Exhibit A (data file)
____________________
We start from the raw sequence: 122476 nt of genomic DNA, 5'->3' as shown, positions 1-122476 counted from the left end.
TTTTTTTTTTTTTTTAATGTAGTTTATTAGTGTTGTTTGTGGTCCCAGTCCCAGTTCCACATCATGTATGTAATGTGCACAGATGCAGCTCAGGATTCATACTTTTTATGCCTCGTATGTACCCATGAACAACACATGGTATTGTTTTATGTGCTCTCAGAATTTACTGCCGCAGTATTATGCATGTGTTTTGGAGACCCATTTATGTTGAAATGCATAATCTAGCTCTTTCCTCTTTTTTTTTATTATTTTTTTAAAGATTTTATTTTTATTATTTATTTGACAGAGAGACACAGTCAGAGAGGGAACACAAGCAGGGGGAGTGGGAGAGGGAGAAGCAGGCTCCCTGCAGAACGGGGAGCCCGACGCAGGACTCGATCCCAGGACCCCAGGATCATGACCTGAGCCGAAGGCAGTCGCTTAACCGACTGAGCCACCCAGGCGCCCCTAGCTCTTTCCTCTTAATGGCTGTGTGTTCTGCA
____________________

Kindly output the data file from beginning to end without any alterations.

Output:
We start from the raw sequence: 122476 nt of genomic DNA, 5'->3' as shown, positions 1-122476 counted from the left end.
TTTTTTTTTTTTTTTAATGTAGTTTATTAGTGTTGTTTGTGGTCCCAGTCCCAGTTCCACATCATGTATGTAATGTGCACAGATGCAGCTCAGGATTCATACTTTTTATGCCTCGTATGTACCCATGAACAACACATGGTATTGTTTTATGTGCTCTCAGAATTTACTGCCGCAGTATTATGCATGTGTTTTGGAGACCCATTTATGTTGAAATGCATAATCTAGCTCTTTCCTCTTTTTTTTTATTATTTTTTTAAAGATTTTATTTTTATTATTTATTTGACAGAGAGACACAGTCAGAGAGGGAACACAAGCAGGGGGAGTGGGAGAGGGAGAAGCAGGCTCCCTGCAGAACGGGGAGCCCGACGCAGGACTCGATCCCAGGACCCCAGGATCATGACCTGAGCCGAAGGCAGTCGCTTAACCGACTGAGCCACCCAGGCGCCCCTAGCTCTTTCCTCTTAATGGCTGTGTGTTCTGCA